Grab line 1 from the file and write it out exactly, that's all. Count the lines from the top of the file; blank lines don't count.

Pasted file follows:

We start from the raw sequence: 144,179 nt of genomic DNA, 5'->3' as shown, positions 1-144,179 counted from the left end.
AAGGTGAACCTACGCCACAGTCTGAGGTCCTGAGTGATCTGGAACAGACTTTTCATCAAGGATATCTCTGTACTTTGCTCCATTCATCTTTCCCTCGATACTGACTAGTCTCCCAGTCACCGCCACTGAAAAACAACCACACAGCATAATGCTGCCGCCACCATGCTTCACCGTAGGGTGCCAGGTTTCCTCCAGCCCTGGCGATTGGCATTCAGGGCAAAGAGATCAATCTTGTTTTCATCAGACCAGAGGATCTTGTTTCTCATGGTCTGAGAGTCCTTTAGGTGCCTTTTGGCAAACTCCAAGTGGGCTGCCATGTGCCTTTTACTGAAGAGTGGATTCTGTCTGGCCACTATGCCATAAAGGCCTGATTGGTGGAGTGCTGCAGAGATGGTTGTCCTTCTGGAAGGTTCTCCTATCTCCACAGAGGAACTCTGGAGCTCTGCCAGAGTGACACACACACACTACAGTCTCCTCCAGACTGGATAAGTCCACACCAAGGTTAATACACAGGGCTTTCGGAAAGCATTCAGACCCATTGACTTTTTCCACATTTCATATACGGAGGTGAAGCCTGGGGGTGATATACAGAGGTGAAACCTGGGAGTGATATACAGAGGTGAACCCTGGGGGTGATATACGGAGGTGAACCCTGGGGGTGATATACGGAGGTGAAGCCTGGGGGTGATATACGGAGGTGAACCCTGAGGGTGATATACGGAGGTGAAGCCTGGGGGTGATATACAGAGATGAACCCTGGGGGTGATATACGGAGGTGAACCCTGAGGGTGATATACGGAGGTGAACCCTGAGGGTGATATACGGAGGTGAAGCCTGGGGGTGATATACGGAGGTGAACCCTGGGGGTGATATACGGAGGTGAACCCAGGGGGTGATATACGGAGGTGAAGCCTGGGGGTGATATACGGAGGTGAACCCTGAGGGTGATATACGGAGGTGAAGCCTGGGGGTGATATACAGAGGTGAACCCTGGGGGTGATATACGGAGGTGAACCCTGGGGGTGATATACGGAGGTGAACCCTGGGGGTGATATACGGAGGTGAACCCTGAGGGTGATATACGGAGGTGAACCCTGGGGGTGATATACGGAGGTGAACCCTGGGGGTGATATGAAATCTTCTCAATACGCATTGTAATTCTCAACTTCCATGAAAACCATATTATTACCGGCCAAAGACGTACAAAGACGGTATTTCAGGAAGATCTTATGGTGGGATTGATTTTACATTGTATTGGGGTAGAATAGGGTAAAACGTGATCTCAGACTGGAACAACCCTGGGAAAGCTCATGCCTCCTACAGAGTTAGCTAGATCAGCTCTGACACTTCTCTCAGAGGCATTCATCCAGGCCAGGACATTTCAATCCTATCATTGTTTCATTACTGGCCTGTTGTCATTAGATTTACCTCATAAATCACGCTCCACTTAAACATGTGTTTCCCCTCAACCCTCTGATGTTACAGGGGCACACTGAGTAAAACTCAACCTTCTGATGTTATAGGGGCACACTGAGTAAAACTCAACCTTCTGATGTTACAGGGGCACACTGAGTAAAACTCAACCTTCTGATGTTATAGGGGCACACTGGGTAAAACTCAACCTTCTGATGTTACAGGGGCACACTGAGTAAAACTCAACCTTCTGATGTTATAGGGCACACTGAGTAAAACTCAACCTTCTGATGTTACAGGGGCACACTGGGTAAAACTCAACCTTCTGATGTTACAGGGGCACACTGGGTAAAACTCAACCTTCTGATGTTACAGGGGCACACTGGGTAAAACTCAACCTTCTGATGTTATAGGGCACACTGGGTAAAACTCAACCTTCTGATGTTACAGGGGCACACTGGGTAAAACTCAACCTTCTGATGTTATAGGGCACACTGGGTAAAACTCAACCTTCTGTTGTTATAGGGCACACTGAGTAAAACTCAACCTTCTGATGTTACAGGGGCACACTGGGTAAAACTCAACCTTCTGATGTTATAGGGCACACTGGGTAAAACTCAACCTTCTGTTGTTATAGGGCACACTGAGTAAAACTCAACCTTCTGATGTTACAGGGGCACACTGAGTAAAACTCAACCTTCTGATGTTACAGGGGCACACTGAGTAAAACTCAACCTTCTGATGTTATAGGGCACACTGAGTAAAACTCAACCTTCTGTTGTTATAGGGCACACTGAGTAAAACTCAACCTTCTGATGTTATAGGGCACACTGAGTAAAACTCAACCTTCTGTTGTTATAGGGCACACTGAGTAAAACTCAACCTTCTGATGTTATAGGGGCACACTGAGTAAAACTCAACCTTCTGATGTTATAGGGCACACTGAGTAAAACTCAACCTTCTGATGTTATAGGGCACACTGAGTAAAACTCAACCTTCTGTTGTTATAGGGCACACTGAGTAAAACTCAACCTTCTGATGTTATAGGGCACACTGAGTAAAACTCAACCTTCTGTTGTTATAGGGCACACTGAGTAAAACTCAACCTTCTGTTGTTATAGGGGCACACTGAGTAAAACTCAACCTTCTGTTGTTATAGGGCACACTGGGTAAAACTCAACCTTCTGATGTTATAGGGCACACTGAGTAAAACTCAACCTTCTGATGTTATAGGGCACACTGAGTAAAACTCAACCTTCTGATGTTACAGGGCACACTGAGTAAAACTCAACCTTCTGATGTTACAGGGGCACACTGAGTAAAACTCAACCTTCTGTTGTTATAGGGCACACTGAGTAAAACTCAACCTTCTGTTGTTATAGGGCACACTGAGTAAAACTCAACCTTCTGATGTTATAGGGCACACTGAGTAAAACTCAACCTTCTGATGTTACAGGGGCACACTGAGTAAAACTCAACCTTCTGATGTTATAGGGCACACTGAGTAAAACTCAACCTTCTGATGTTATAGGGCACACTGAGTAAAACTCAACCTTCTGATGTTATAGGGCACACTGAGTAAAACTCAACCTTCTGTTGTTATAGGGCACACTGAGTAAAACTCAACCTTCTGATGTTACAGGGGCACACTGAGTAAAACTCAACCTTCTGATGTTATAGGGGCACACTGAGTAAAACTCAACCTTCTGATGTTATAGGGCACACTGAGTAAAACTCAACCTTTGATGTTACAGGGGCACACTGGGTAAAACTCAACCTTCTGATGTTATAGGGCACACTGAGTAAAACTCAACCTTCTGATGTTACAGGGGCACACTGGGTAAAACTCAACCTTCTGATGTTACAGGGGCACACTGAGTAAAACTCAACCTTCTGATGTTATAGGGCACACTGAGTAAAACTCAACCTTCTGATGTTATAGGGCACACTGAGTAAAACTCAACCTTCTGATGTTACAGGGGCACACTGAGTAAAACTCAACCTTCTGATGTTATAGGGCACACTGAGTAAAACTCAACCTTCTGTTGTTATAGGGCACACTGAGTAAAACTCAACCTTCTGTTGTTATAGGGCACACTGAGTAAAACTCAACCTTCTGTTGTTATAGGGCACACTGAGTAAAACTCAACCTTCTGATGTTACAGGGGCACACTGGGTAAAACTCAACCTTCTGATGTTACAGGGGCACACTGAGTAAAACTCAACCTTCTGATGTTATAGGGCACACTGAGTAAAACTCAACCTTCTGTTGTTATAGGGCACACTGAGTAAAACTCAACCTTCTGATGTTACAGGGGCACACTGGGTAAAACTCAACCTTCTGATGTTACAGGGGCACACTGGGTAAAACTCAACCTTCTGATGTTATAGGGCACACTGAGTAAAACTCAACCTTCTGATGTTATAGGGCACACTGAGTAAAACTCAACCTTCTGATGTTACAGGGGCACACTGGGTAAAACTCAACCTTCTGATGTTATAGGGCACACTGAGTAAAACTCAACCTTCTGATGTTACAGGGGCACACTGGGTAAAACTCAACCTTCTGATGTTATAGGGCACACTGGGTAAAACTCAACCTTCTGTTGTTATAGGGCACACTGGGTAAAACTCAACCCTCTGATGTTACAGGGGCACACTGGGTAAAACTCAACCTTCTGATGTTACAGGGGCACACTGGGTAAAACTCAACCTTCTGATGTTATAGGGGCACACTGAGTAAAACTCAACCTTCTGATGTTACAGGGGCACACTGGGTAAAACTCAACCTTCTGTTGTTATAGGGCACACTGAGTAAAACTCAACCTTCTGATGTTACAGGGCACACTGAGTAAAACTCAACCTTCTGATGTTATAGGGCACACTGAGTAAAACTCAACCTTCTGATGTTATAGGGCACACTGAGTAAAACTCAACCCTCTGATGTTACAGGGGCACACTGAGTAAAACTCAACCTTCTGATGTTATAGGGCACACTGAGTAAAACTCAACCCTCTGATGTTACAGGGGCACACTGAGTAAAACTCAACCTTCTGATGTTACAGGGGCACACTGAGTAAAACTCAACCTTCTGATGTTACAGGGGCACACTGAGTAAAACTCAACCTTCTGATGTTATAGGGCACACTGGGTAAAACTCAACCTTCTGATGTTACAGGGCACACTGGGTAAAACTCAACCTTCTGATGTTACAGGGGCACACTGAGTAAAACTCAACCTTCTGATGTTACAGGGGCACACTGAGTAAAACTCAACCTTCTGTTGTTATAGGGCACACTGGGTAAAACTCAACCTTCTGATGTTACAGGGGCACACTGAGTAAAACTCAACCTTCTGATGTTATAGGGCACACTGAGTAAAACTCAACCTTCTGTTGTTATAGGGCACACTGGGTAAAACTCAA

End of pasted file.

We start from the raw sequence: 144,179 nt of genomic DNA, 5'->3' as shown, positions 1-144,179 counted from the left end.